So what do we do? Of course we don’t want to say ‘yes’ to everything, so our job becomes one of influence over control. To keep them as safe as we can, rather than saying ‘no’ (which they might ignore anyway) we want to engage their prefrontal cortex (thinking brain) so they can be more considered in their decision making. 

Our teens are very capable of making good decisions, but because the rational, logical, thinking prefrontal cortex won’t be fully online until their 20s (closer to 30 in boys), we need to wake it up and bring it to the decision party whenever we can. 

Do this by first softening the landing:
‘I can see how important this is for you. You really want to be with your friends. I absolutely get that.’
Then, gently bring that thinking brain to the table:
‘It sounds as though there’s so much to love in this for you. I don’t want to get in your way but I need to know you’ve thought about the risks and planned for them. What are some things that could go wrong?’
Then, we really make the prefrontal cortex kick up a gear by engaging its problem solving capacities:
‘What’s the plan if that happens.’
Remember, during adolescence we switch from managers to consultants. Assume a leadership presence, but in a way that is warm, loving, and collaborative.♥️
Big feelings and big behaviour are a call for us to come closer. They won’t always feel like that, but they are. Not ‘closer’ in an intrusive ‘I need you to stop this’ way, but closer in a ‘I’ve got you, I can handle all of you’ kind of way - no judgement, no need for you to be different - I’m just going to make space for this feeling to find its way through. 

Our kids and teens are no different to us. When we have feelings that fill us to overloaded, the last thing we need is someone telling us that it’s not the way to behave, or to calm down, or that we’re unbearable when we’re like this. Nup. What we need, and what they need, is a safe place to find our out breath, to let the energy connected to that feeling move through us and out of us so we can rest. 
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But how? First, don’t take big feelings personally. They aren’t a reflection on you, your parenting, or your child. Big feelings have wisdom contained in them about what’s needed more, or less, or what feels intolerable right now. Sometimes it might be as basic as a sleep or food. Maybe more power, influence, independence, or connection with you. Maybe there’s too much stress and it’s hitting their ceiling and ricocheting off their edges. Like all wisdom, it doesn’t always find a gentle way through. That’s okay, that will come. Our kids can’t learn to manage big feelings, or respect the wisdom embodied in those big feelings if they don’t have experience with big feelings.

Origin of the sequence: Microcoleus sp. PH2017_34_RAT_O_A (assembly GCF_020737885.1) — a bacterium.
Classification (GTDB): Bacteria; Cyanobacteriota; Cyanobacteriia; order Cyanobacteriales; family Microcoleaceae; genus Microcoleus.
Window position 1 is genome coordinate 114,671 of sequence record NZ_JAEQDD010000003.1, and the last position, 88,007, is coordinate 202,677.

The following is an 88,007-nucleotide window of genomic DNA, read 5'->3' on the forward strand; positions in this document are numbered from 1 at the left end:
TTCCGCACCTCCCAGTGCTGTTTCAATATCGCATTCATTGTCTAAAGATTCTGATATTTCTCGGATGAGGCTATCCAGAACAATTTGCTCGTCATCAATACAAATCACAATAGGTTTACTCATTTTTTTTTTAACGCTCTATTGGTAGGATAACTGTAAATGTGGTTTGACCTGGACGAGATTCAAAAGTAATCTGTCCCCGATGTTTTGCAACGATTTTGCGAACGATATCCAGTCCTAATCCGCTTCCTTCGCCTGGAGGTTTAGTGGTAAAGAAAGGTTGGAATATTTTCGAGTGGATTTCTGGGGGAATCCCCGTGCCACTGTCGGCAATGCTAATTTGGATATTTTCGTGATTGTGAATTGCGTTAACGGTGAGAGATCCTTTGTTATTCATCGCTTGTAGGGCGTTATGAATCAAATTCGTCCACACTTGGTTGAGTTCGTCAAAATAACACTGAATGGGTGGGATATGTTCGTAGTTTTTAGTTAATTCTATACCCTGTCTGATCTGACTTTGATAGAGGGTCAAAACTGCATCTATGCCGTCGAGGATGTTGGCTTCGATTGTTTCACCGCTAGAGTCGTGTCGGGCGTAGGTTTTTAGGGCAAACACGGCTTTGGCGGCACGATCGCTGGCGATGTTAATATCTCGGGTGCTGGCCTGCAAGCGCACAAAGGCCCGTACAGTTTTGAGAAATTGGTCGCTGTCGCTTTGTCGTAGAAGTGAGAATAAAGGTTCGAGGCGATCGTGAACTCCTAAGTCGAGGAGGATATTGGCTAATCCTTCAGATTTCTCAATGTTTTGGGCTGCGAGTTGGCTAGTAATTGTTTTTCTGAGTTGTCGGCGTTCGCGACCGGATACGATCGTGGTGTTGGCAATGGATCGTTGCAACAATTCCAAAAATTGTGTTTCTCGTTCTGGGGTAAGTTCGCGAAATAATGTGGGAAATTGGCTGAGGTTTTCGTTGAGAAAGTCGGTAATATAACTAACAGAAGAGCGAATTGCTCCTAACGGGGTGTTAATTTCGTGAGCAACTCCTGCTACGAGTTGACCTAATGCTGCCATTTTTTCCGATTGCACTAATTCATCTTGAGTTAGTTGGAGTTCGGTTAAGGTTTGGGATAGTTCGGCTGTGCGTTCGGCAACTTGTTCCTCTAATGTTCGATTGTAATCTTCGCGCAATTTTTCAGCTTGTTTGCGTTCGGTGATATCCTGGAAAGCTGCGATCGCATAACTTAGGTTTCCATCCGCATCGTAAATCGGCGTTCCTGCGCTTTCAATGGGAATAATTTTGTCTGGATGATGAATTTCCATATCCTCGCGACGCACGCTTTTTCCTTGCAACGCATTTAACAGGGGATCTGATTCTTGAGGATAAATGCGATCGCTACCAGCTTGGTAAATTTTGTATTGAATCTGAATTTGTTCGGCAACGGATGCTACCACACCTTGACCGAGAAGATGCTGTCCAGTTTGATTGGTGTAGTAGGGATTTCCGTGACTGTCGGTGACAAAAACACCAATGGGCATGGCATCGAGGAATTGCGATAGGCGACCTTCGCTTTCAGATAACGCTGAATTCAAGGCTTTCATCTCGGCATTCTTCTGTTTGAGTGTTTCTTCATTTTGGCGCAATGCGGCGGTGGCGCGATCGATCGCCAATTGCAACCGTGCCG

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We also need to make sure we are responding to them in the moment, not a fear or an inherited ‘should’ of our own. These are the messages we swallowed whole at some point - ‘happy kids should never get sad or angry’, ‘kids should always behave,’ ‘I should be able to protect my kids from feeling bad,’ ‘big feelings are bad feelings’, ‘bad behaviour means bad kids, which means bad parents.’ All these shoulds are feisty show ponies that assume more ‘rightness’ than they deserve. They are usually historic, and when we really examine them, they’re also irrelevant.
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Finally, try not to let the symptoms of big feelings disrupt the connection. Then, when calm comes, we will have the influence we need for the conversations that matter.
"Be patient. We don’t know what we want to do or who we want to be. That feels really bad sometimes. Just keep reminding us that it’s okay that we don’t have it all figured out yet, and maybe remind yourself sometimes too."
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 #parentingteens #neurodevelopment #positiveparenting #parenting #neuronurtured #braindevelopment #adolescence  #neurodevelopment #parentingteens
Would you be more likely to take advice from someone who listened to you first, or someone who insisted they knew best and worked hard to convince you? Our teens are just like us. If we want them to consider our advice and be open to our influence, making sure they feel heard is so important. Being right doesn't count for much at all if we aren't being heard.
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Hear what they think, what they want, why they think they're right, and why it’s important to them. Sometimes we'll want to change our mind, and sometimes we'll want to stand firm. When they feel fully heard, it’s more likely that they’ll be able to trust that our decisions or advice are given fully informed and with all of their needs considered. And we all need that.
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 #positiveparenting #parenting #parenthood #neuronurtured #childdevelopment #adolescence 
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"We’re pretty sure that when you say no to something it’s because you don’t understand why it’s so important to us. Of course you’ll need to say 'no' sometimes, and if you do, let us know that you understand the importance of whatever it is we’re asking for. It will make your ‘no’ much easier to accept. We need to know that you get it. Listen to what we have to say and ask questions to understand, not to prove us wrong. We’re not trying to control you or manipulate you. Some things might not seem important to you but if we’re asking, they’re really important to us.❤️" 
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#neurodevelopment #neuronurtured #childdevelopment #parenting #positiveparenting #mindfulparenting